Grandfather Orlando planted a small vineyard for family consumption in 1930 in Arola, more precisely in a place called “Groppone” (so called for the enormous slope of the land). My grandfather had many varieties of grapes grafted by his brother-in-law Oreste Cavalli. They were the most diverse ones: from the most famous such as Barbera, Bonarda, Sangiovese, Lambrusco Maestri and Grasparossa, Malvasia Aromatica di Candia, Sauvignon and Moscato Giallo, to the now disappeared ones as Uva Rara, Terra Promessa and others of which we know only the dialect term, for example “al Besmén”.

This denotes my grandfather’s great passion towards viticulture and the Vine, even if he pressed all the different grapes together, only keeping the white grapes separated from the red ones. His personal “experimentation” of growing different grape varieties (using modern terminology we would say “zoning”) has proved very important to me today in chosing rootstocks and cultivars to create new vineyards.

At that time the vineyard represented a very important part in the family economy as it allowed to drink wine every day: this was fundamental in the calories intake in the diet of those times. Today wine is considered by many to be only a pleasure (I also consider it a food), but years ago it was essential to compensate for food shortages.


My father Antonio, Orlando’s only son, took another path: after completing his studies at the boarding school Osservanza in Bologna, he became an employee at the accounting center of Banca Commerciale Italiana in Parma. Despite his career, he kept cultivating the “Groppone” vineyard together with his grandfather Orlando until 1964 – year in which this latter died – and then alone.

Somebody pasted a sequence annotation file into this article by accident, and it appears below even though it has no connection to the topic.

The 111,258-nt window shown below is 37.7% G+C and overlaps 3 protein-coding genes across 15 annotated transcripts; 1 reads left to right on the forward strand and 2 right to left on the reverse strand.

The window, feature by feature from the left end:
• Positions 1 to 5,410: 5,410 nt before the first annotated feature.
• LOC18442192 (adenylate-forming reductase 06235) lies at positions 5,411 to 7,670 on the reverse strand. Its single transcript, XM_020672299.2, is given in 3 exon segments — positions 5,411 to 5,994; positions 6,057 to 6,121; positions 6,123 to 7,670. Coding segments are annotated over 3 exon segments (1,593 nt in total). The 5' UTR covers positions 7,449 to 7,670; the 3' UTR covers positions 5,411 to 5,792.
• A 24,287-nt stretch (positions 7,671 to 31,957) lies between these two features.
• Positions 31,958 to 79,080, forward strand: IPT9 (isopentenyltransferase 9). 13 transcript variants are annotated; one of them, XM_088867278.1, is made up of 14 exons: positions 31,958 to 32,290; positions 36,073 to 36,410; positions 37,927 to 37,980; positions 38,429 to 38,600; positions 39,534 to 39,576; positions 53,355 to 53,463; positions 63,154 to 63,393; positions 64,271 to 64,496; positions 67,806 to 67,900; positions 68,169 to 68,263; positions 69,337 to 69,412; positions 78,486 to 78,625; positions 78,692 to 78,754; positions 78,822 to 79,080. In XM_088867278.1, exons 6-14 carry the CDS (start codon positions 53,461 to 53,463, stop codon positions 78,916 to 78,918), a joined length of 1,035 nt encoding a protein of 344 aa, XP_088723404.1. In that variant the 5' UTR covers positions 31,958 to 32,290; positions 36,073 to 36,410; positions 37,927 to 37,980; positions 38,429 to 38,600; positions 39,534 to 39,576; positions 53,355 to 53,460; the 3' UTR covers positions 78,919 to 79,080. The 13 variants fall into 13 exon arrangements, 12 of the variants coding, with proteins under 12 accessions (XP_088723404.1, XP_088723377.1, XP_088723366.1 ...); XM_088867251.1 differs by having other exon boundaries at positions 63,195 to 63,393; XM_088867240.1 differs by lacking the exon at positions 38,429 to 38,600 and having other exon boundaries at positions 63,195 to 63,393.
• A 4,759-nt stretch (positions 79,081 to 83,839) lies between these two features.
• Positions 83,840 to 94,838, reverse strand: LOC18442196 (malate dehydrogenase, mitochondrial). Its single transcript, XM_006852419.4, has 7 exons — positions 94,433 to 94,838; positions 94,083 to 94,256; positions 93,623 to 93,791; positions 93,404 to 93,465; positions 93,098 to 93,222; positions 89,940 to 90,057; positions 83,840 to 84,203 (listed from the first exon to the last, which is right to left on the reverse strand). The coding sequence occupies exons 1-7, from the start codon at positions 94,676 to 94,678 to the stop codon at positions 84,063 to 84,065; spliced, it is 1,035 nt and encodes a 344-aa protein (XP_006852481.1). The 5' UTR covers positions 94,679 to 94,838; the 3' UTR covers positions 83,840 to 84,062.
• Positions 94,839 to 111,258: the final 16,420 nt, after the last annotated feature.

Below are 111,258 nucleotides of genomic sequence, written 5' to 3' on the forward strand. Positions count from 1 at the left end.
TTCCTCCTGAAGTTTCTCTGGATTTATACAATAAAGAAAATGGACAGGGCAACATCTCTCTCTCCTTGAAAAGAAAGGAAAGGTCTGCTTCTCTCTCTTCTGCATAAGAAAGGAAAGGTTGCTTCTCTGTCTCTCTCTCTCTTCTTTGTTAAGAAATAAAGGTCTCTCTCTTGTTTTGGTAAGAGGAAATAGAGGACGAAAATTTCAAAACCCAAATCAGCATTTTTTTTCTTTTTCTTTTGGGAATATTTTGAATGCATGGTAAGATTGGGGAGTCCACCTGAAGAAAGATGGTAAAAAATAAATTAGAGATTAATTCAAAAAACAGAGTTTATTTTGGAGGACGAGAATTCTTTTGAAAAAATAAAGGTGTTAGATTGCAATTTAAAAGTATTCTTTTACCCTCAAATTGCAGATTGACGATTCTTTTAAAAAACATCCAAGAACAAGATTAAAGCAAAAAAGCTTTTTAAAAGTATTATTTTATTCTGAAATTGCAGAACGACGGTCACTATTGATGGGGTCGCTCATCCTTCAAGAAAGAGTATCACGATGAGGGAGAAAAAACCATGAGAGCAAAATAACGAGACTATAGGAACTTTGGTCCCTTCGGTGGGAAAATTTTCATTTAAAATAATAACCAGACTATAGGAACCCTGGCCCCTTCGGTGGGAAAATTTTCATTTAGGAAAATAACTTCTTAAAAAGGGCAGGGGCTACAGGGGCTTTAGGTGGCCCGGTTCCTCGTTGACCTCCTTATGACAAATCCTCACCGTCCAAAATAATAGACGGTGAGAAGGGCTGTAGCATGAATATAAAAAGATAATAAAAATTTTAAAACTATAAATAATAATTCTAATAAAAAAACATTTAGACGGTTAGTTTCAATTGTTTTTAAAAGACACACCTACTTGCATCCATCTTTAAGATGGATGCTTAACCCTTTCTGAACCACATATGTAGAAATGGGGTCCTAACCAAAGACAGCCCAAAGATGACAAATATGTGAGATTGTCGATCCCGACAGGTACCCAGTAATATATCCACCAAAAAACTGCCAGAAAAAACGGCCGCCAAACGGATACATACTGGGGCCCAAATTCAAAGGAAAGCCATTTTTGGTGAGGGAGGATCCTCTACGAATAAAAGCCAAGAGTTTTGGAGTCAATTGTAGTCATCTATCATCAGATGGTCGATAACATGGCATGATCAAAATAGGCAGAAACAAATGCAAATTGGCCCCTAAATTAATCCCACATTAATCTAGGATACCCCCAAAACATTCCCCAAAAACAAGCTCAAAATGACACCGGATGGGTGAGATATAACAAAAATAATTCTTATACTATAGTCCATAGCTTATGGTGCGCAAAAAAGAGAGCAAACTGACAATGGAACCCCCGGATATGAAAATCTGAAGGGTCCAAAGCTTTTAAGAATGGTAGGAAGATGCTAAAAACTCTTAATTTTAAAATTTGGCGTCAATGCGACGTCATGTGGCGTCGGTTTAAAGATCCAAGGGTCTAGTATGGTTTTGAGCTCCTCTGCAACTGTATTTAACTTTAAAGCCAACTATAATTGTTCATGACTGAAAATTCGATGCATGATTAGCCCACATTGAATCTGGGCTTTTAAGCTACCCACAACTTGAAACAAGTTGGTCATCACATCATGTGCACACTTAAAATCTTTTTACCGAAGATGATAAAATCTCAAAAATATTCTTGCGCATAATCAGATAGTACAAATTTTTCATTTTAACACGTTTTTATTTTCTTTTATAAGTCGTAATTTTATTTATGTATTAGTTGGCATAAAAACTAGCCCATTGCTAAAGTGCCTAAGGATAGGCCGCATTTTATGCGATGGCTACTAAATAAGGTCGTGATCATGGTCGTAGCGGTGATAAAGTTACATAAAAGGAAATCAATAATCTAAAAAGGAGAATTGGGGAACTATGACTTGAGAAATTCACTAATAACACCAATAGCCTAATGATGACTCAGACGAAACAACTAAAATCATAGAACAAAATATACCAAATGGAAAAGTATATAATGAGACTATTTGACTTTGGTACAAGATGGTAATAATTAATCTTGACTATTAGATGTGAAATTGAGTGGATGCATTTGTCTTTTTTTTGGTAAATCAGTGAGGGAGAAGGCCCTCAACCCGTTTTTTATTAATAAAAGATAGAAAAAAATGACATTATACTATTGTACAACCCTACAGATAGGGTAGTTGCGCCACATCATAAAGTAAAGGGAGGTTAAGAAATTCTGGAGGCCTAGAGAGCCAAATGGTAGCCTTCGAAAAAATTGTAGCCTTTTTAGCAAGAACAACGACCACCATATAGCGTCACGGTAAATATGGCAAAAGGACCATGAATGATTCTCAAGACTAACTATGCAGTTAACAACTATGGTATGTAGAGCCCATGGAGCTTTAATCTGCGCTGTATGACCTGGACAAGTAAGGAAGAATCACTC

My father was in love with nature and especially with the Vine. I must say that he had been able to pass this love down to me in full.
From him I learned to consider the Vine as a living being, with whom to dialogue, each with its own individuality. It is essential to be able to guess and evaluate if the vine needs anything, especially during pruning, in order to be able to help the vines in difficulty and “support” those in full vigor in the best way.

The Vine is a very generous plant which survives the many pains caused by an “inattentive” winemaker or an hostile season. But if you listen to it and treat it well, with deep respect and with a lot of love, it can feel it and will bountifully repay you. Just as I learnt to take care of the Vine from my father, so I acquired “the art” of the vintner from Ovidio (class 1923) – one of my father’s friends and now a great friend of mine – as my father preferred spending his time in the vineyard, in the open air, rather than in the cellar.


Ovidio taught me to take my first steps in vinifying, handing down to me his enormous technical background and his “pearls of wisdom”, these latter being the result of a very long experience and a sharp intelligence.

With great humility and in small steps, I always try to hand such wisdom over to my wines, hoping that its essence will be grasped. And if this is possible, I owe it to Providence and to my family – my mother Rosetta, my parents-in-law Gabriella and Francesco, my wife Francesca, my sister Cristina, my brothers-in-law Moreno and Davide as well as my nieces Morena and Monia (Monia regularly works with me) – which has always supported, encouraged, tolerated and helped me, even physically, while doing other jobs, sacrificing themselves lovingly and for free!

Moreover, on my way as a winemaker, I met two wonderful people, two true gifts of Providence, whose names are Luigi and Ruggero: two great Friends always ready to lend a hand with such humility, ability and extreme availability. In my heart, they are also part of our family.


In addition, today there is also Camilla, Ginevra and Mattia helping us continue on this wonderful “path”.
This is my small and humble but heartfelt thanks to God and to all my family.


Our fathers’ hands have left a single secret in our hands:
nature needs time.